Third-grade student donates her earnings from handmade bracelets to the YWCA

A third-grade student who made bracelets and sold them at the Montrose Harvest Market donated her earnings — $625 — to the YWCA in Glendale last week.

The bracelets Amber Mase made featuring colorful erasers in the shapes of cartoons and animals can also be used as anklets, bookmarks or pen holders.

But for Amber, her product's key purpose is to serve as conversation starters.

"When I was new to the school, I didn't know anybody, and I was afraid I was going to get bullied," she recalled.

She figured the bracelets could help start conversations, ignite friendships and prevent bullying.

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Without the cheerful pigs, ducks or frogs featured on each of the bracelets, they "would be just a bracelet, and they wouldn't be so much a conversation starter," Amber said.

She came up with the idea after participating in an after-school club run by the nonprofit School-X at La Cañada Elementary School.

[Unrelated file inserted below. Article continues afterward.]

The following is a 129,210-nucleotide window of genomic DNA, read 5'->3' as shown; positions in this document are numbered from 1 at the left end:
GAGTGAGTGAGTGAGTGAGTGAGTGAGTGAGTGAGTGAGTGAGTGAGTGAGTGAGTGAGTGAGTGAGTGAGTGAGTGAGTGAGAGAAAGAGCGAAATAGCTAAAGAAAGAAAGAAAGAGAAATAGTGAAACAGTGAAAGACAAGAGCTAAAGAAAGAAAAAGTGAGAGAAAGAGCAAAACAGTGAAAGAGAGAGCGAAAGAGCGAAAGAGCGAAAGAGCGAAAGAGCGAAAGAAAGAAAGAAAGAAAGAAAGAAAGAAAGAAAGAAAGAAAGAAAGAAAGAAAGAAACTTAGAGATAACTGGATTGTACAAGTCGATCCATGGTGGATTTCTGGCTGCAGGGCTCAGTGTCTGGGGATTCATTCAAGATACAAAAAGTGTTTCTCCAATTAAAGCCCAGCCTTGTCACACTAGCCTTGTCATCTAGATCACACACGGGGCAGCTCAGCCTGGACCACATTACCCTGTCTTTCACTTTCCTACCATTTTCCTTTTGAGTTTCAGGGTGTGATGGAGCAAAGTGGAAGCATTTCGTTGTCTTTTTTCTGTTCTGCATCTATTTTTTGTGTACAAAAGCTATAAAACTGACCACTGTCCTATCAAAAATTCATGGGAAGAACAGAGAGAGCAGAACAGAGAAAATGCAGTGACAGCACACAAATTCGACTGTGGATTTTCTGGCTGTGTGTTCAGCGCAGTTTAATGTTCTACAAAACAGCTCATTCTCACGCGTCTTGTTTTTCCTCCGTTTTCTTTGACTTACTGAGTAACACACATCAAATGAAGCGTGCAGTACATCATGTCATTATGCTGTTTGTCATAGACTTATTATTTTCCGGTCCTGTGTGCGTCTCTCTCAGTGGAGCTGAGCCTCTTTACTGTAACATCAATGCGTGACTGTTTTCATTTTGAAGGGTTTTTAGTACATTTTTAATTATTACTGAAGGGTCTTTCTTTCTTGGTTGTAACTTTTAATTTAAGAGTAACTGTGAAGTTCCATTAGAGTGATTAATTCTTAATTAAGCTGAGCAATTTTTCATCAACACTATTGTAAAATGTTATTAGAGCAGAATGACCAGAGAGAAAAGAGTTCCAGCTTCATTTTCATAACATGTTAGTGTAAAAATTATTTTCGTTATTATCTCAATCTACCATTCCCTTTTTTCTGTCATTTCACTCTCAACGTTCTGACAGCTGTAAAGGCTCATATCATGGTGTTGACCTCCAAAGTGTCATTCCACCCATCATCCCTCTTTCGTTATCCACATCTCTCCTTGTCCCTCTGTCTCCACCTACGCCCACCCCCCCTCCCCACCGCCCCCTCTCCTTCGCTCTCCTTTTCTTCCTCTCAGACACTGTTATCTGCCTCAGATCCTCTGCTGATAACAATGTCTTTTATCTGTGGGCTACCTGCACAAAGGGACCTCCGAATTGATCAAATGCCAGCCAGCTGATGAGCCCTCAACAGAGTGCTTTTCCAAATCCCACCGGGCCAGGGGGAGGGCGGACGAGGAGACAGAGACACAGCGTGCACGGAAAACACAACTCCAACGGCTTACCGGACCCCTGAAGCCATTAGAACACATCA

Eric Lin, program director for School-X, along with Zach Jennings, director of education for the nonprofit, wanted to teach students entrepreneurial skills and the importance of giving back.

Amber was one of more than 30 students who went on to sell products they designed at the farmers market.

The items included baked goods, bookmarks, screen-printed T-shirts and blankets.

"This shows the potential that these students have," Jennings said of Amber's bracelets, which she sold for $5 each.

Lin said that Amber overcame her shyness to promote her bracelets at the market, where she came out of her shell with customers.

"She really transformed herself from a shy little girl to somebody who can really sell her idea," Lin said.

After taking a tour of the YWCA, Amber said she knew it would be the best place to deliver her donation to help children and women.

Tara Peterson, the YWCA's executive director, said she was grateful for both the donation and the fact that the project served as a self-esteem builder.

"If we're able to give young girls the skills to succeed, to build self-esteem … we really believe that's a tool in order to prevent violence against women, in having strong women," Peterson said. "The other part is raising awareness, that there is a connection between bullying and domestic violence, and if we can reduce bullying, and if we can reduce unhealthy relationships at a young age, and teach kids how to interact with each other in a positive environment, then that's ultimately going to prevent domestic violence."

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Kelly Corrigan, kelly.corrigan@latimes.com

Twitter: @kellymcorrigan

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